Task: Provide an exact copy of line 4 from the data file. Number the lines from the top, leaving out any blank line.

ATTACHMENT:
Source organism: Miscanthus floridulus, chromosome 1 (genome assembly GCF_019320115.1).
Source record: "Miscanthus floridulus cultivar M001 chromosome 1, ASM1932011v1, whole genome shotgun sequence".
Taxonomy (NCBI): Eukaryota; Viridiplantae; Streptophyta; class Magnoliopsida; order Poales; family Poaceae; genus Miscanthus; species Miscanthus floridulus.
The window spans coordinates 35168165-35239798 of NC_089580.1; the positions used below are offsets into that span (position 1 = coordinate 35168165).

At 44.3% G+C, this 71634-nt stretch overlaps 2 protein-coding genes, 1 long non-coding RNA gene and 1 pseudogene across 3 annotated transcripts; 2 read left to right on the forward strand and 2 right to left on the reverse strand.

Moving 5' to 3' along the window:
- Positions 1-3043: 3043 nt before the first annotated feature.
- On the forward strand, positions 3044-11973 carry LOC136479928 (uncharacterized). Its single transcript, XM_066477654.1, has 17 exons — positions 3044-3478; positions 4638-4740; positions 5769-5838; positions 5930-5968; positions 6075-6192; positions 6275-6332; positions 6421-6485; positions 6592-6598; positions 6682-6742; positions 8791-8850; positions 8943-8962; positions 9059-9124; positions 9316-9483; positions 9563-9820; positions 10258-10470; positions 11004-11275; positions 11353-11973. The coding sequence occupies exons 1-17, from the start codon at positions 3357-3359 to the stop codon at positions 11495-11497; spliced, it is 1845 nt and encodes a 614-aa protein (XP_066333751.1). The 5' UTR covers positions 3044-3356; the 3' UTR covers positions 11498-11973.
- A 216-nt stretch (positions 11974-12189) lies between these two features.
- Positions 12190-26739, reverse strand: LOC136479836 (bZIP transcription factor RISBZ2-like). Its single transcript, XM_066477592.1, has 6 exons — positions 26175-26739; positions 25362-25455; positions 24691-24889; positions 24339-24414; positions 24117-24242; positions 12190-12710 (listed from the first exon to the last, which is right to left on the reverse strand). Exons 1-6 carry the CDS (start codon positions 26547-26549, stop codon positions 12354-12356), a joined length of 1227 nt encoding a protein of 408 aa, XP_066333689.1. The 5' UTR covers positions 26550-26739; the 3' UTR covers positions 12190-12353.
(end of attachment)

The window spans coordinates 35168165-35239798 of NC_089580.1; the positions used below are offsets into that span (position 1 = coordinate 35168165).